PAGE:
The technologies for the conversion of biomass which includes biomass from landscape conservation and maintenance work into bioenergy including electricity, heat and fuel can be classified into two categories: Thermochemical conversion and Biochemical conversion.

The technologies for the conversion of biomass which includes biomass from landscape conservation and maintenance work into bioenergy including electricity, heat and fuel can be classified into two categories:

  1. Thermochemical conversion
  2. Biochemical conversion

The thermochemical technologies involve conversion of biomass to energy via chemical processes in addition to utilisation of heat in absence or presence of oxygen e.g. pyrolysis, combustion, torrefaction, gasification.

In the biochemical technologies enzymes, bacteria and other microorganisms break down biomass molecules and convert them to liquid fuels or biogas e.g. anaerobic digestion, fermentation and composting.

The selection of conversion technologies for a particular biomass is – among others – dependent upon its physical and chemical characteristics which determine the suitability of biomass as a feedstock for the system. A number of pre-treatments have been developed which can improve the biomass characteristics for efficient conversion processing as well as to make handling, transport or storage of biomass cost effective.

Biomass properties and their influence on conversion technologies

The performance of conversion pathways relies on the use of appropriate biomass feedstocks. Tanger et. al. (2013) described in their study the characteristics of lignocellulosic biomass which plays a major role on pairings of biomass feedstocks and advanced conversion technologies. Biopolymers (e.g., cellulose, lignin etc.), relative abundance of individual elements (e.g. C, H, O, N and S), relative proportions of fixed carbon (FC) and volatile matter (VM), moisture and elemental ash complete the mass balance of a unit of freshly-harvested biomass. Different combinations of these mass-based properties result in different bulk properties such as grindability (comminution), density and heating value.

The important feedstock properties that affect conversion effectiveness include:

  1. Heating or calorific value: It is the energy available in the feedstock and is a primary measure of quality of a feedstock. High moisture content and high mineral content leads to a decrease in heating value because minerals contribute little energy during biomass oxidation e.g. grasses and other herbaceous feedstock that can consist of up to 27 % ash have low heating values.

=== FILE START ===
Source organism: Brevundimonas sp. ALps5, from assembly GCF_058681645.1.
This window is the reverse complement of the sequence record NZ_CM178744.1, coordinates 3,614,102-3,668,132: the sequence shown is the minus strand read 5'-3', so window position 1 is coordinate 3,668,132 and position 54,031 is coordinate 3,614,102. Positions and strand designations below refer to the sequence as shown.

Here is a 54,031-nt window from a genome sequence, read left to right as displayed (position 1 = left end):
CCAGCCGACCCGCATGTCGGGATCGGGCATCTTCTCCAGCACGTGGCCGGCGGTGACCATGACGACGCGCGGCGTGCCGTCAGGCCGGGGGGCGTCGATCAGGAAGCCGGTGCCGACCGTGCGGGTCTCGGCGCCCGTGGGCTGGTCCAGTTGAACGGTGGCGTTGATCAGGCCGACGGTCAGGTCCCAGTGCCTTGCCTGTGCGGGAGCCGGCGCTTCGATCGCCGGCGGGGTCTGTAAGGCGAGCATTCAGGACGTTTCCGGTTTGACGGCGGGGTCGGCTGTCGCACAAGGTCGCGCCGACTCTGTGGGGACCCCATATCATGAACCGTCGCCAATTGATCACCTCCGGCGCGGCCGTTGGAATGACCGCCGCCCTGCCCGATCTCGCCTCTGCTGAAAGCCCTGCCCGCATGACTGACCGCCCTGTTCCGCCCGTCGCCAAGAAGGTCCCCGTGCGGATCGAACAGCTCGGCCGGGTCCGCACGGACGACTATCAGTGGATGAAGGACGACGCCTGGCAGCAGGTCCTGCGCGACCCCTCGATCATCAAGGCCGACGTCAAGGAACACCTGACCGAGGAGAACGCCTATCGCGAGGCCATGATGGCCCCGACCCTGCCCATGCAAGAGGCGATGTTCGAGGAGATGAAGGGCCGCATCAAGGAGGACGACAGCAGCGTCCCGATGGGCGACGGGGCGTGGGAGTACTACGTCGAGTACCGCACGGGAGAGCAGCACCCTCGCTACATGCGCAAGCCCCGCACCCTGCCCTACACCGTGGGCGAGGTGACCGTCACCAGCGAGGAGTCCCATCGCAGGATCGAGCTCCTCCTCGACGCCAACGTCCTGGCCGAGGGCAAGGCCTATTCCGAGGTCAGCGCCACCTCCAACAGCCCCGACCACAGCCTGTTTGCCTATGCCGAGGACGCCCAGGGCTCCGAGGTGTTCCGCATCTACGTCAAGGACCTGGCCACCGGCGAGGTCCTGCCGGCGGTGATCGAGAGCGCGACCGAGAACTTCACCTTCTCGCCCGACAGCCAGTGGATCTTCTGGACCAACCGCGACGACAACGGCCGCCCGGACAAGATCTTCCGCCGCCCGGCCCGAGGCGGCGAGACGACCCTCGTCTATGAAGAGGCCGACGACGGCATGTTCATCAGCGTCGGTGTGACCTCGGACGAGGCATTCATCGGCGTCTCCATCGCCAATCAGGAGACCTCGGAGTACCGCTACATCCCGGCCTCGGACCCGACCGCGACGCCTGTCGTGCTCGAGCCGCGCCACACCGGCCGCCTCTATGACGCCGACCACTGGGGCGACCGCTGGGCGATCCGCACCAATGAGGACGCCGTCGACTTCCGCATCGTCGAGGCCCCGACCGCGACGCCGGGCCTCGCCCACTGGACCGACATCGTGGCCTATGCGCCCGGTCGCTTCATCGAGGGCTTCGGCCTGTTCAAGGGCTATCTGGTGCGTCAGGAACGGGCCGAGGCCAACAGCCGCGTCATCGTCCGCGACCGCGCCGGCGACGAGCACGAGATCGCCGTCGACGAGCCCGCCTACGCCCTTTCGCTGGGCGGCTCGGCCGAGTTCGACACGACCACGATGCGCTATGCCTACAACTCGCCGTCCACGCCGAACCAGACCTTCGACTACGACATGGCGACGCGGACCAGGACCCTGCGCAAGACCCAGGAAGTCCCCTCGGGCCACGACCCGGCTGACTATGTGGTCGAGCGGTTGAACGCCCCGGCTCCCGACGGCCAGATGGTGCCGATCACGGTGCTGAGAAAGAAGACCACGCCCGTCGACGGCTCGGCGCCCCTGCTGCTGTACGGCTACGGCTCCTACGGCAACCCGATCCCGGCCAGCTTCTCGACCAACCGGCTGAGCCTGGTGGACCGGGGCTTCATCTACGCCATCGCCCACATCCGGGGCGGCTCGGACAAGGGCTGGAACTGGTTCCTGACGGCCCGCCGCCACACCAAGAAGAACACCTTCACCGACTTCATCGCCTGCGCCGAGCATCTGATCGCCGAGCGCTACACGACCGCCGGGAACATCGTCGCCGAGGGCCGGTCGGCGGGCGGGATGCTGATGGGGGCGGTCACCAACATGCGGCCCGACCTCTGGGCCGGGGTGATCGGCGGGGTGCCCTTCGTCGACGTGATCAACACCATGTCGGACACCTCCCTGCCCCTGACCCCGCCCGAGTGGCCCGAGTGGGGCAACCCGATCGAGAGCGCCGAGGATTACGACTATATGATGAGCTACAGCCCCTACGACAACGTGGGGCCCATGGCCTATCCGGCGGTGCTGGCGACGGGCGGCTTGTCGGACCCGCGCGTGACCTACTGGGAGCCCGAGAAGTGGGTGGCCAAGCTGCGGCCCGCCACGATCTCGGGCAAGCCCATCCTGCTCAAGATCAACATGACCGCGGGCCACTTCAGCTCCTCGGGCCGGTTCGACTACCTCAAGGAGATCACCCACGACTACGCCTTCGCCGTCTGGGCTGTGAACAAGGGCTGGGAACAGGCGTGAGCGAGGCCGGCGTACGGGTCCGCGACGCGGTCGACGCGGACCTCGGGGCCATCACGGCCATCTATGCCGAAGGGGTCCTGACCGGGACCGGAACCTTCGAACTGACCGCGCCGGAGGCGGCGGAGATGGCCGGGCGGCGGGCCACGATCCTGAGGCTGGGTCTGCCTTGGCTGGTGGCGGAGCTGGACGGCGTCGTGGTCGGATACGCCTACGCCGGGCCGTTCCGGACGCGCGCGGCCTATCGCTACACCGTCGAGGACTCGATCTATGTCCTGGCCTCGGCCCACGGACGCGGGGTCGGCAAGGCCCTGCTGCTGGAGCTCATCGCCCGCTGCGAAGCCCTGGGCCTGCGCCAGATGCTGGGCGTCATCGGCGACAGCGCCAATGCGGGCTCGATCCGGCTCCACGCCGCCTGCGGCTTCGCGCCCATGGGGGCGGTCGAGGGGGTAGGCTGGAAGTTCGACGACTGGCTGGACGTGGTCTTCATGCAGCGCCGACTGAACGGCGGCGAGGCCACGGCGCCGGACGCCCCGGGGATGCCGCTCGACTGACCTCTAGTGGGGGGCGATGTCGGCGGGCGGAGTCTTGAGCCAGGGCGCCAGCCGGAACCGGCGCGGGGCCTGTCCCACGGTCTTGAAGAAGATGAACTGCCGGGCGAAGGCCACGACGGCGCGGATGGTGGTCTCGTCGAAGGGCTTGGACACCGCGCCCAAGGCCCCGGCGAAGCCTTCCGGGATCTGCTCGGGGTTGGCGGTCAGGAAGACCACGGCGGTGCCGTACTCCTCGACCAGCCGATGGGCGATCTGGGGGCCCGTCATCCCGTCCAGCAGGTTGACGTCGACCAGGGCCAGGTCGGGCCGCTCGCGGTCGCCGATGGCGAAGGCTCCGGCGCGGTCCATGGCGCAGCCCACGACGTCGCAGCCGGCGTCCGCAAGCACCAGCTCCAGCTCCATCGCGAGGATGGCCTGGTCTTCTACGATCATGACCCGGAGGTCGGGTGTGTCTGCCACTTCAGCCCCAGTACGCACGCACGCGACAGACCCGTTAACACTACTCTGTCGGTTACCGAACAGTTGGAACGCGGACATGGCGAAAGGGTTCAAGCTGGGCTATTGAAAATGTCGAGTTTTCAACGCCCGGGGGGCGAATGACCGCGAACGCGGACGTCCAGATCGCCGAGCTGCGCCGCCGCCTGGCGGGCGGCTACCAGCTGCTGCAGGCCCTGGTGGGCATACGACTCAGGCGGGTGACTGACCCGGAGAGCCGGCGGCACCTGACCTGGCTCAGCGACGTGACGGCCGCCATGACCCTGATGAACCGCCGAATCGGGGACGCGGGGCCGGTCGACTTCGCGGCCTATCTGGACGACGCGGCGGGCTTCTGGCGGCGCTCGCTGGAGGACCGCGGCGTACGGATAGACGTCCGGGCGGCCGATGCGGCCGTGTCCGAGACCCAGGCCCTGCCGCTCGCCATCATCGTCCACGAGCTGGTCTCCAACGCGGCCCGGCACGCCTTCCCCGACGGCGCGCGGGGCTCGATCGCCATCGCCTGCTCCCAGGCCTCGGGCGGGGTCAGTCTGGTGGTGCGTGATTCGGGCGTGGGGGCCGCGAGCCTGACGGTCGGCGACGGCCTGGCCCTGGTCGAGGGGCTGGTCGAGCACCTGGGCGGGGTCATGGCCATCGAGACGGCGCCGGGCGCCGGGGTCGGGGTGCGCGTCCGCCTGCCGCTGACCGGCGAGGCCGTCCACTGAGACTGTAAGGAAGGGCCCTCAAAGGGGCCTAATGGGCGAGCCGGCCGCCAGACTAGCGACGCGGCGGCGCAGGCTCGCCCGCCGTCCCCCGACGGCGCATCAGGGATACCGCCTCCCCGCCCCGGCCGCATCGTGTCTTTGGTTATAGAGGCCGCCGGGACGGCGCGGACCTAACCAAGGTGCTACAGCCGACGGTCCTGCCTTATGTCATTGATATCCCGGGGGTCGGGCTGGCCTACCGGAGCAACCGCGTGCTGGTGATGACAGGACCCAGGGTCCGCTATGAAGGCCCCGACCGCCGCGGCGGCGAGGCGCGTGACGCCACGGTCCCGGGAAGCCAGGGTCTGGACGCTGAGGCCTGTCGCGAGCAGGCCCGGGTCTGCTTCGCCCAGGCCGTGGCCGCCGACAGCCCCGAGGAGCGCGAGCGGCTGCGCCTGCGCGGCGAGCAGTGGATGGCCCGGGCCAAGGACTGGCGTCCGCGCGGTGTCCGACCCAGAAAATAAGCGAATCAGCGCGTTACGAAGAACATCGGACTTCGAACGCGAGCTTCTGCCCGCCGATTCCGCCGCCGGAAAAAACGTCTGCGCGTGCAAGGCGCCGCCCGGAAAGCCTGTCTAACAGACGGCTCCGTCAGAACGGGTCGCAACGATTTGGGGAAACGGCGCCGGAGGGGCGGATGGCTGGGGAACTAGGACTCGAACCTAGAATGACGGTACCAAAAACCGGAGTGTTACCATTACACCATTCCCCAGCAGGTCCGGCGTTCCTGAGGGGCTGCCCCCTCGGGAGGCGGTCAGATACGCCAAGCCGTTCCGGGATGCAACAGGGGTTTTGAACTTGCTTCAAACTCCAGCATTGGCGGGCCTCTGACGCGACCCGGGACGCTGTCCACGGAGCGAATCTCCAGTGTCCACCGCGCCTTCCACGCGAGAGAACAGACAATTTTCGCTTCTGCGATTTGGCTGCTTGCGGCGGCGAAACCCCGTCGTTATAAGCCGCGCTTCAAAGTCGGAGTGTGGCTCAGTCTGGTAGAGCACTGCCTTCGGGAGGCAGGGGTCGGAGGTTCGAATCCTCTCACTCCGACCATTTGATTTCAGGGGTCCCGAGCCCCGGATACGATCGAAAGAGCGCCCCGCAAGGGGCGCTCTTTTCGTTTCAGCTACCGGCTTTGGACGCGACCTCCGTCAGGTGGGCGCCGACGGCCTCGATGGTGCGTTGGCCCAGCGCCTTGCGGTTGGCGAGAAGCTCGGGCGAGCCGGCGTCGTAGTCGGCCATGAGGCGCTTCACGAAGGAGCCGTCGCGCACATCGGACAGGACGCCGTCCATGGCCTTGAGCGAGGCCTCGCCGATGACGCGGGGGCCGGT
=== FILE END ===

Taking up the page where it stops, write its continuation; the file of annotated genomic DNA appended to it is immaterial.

2. Elements (C,H,O) ratio: The biochemical components in the cell wall influence the relative content of C, H, and O in biomass. Lignin has a lower H:C and O:C ratio than cellulose therefore, lignin is less oxygenated and has a higher heating value than cellulose or starch. High lignin containing biomass e.g. woody biomass is beneficial for thermal systems and advantageous for thermo-chemical conversion pathways targeting liquid fuels. Whereas, minimizing lignin in feedstock via pre-treatments improves hydrolysis and biogas yields. Feedstock with low lignin and cellulose and hemicellulose content, are more suitable for biochemical conversion technologies. Concentrations of non volatile fixed carbon and volatile matter are related to the relative yields and composition of solid, liquid, and gaseous products generated during thermochemical and biochemical conversion pathways.
  3. Mineral and elemental content: Mineral content of the biomass directly influence the operation of thermochemical conversion equipment besides lowering the heating value of biomass. During combustion, minerals present in plant biomass form a liquid slag or solid deposits as they cool down. High concentration of elements Na, K, Mg, Ca, Cl, S and Si in biomass are problematic for thermochemical processes. The ash content of grasses has a high proportion of Si that reacts with alkali metals like K and forms alkali silicates which increases slagging during thermochemical conversions. Similarly, high Cl containing biomass leads to elevated HCl and dioxin emissions and form corrosive deposits that degrade components of the boilers.
  4. Moisture Content: The amount of water in the biomass is usually expressed as percentage of total mass. The moisture content of biomass influence effectiveness of a conversion technology. Biomass with a moisture content of ~5 % is suitable for combustion or co-firing and for gasification biomass with a moisture content of around 20-30 % is acceptable. Wet biomass can be a suitable feedstock for hydrothermal combustion (HTC). Drying of biomass before transport maximizes its dry bulk density that allows more cost effective transportation. Reduction in moisture content of biomass may improve process efficiency for thermochemical pathways but it is not preferred for wet digestion processes. The grindability of biomass is also related to moisture content and composition of biomass.The degree of suitability of various conversion technologies with different types of LCMW feedstock is indicated briefly in the table below. An online tool to match the biomass with optimized conversion pathways has been developed within the framework of the EU funded project S2BIOM and is available at


Table 1: Conversion technologies and matching LCMW feedstock types
Conversion Technologies Feed stock type
Woody Biomass Herbaceous Biomass Mixed Biomass
Thermochemical Combustion 😀  😐  😐
Pyrolysis 😀  🙁  😐
Gasification 😀  🙁  😐
Torrefaction 😀  😀  😀
Hydrothermal carbonisation 😀  😀  😀
Anaerobic digestion  🙁  😀  😐
Composting  😐  😀  😀
Bio-refinery  😀  😀  😀


FNR - The Agency for Renewable Resources
Christiane Volkmann

CZ Biom - Czech Biomass Association
Jan Doležal

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